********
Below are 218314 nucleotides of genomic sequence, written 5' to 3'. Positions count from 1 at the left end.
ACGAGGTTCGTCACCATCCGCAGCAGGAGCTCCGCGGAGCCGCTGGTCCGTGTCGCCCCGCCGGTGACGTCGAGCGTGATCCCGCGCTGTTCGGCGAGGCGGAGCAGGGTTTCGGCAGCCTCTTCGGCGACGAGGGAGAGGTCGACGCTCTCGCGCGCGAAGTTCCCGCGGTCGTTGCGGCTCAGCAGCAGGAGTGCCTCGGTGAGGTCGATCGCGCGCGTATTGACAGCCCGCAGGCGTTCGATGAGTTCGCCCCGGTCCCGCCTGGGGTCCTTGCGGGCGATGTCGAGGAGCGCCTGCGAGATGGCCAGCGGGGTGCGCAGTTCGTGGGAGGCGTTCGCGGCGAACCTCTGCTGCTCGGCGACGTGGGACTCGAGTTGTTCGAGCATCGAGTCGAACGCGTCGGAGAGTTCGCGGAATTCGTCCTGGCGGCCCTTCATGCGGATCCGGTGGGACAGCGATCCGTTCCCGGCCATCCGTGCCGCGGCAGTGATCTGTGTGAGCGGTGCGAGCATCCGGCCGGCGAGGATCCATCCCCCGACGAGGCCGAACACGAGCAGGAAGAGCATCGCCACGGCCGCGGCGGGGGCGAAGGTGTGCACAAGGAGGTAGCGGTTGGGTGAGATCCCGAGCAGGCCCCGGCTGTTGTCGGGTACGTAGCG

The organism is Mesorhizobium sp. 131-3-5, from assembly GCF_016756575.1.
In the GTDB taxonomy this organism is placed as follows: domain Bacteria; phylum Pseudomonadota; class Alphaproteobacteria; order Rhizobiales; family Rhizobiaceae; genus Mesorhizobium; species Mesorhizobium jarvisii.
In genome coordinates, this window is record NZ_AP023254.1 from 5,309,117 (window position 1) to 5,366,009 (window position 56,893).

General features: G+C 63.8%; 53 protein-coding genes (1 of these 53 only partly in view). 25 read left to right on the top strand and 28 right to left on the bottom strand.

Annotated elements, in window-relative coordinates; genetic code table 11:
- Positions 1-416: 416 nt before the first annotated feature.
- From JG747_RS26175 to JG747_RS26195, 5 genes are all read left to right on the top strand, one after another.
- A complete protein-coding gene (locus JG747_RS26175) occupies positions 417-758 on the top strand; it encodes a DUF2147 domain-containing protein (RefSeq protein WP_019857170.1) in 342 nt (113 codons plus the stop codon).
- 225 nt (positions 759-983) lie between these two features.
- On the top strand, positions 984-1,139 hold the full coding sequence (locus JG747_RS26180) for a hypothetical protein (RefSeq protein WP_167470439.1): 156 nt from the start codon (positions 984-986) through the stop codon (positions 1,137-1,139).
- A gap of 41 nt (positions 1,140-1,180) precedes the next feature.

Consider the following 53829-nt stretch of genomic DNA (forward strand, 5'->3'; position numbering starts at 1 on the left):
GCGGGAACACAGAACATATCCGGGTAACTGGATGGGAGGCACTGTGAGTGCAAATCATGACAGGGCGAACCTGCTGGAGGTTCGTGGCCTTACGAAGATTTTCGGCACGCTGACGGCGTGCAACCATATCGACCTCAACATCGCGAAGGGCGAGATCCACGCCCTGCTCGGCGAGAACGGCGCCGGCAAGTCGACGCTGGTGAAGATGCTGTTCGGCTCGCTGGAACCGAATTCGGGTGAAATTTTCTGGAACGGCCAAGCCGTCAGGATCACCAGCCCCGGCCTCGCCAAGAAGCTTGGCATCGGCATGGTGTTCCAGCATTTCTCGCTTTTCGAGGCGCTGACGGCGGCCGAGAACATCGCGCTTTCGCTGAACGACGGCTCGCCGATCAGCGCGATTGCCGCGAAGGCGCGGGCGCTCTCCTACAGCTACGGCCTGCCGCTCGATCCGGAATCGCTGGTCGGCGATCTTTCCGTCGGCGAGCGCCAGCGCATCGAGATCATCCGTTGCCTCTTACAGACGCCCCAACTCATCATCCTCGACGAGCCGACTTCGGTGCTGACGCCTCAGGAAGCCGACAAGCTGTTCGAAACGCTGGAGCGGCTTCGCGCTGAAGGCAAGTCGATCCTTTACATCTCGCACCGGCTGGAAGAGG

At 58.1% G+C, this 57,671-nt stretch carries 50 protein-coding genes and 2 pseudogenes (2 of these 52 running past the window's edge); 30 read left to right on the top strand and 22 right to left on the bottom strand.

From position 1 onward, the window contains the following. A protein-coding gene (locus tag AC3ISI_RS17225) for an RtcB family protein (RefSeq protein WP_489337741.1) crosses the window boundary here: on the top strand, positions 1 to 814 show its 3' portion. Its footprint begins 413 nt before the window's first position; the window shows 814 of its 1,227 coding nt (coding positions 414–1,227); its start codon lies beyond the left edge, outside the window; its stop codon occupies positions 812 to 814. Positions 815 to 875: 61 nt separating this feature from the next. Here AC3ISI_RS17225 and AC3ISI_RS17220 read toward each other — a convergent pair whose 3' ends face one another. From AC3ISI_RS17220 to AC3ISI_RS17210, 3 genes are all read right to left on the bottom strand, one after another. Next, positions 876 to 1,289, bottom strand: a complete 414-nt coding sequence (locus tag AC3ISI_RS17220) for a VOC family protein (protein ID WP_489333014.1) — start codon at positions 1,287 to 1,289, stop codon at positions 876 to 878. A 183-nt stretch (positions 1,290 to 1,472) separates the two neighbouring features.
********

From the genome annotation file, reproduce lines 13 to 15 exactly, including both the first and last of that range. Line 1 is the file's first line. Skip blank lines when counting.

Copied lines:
- A gap of 41 nt (positions 1,140-1,180) precedes the next feature.

Consider the following 53829-nt stretch of genomic DNA (forward strand, 5'->3'; position numbering starts at 1 on the left):
GCGGGAACACAGAACATATCCGGGTAACTGGATGGGAGGCACTGTGAGTGCAAATCATGACAGGGCGAACCTGCTGGAGGTTCGTGGCCTTACGAAGATTTTCGGCACGCTGACGGCGTGCAACCATATCGACCTCAACATCGCGAAGGGCGAGATCCACGCCCTGCTCGGCGAGAACGGCGCCGGCAAGTCGACGCTGGTGAAGATGCTGTTCGGCTCGCTGGAACCGAATTCGGGTGAAATTTTCTGGAACGGCCAAGCCGTCAGGATCACCAGCCCCGGCCTCGCCAAGAAGCTTGGCATCGGCATGGTGTTCCAGCATTTCTCGCTTTTCGAGGCGCTGACGGCGGCCGAGAACATCGCGCTTTCGCTGAACGACGGCTCGCCGATCAGCGCGATTGCCGCGAAGGCGCGGGCGCTCTCCTACAGCTACGGCCTGCCGCTCGATCCGGAATCGCTGGTCGGCGATCTTTCCGTCGGCGAGCGCCAGCGCATCGAGATCATCCGTTGCCTCTTACAGACGCCCCAACTCATCATCCTCGACGAGCCGACTTCGGTGCTGACGCCTCAGGAAGCCGACAAGCTGTTCGAAACGCTGGAGCGGCTTCGCGCTGAAGGCAAGTCGATCCTTTACATCTCGCACCGGCTGGAAGAGG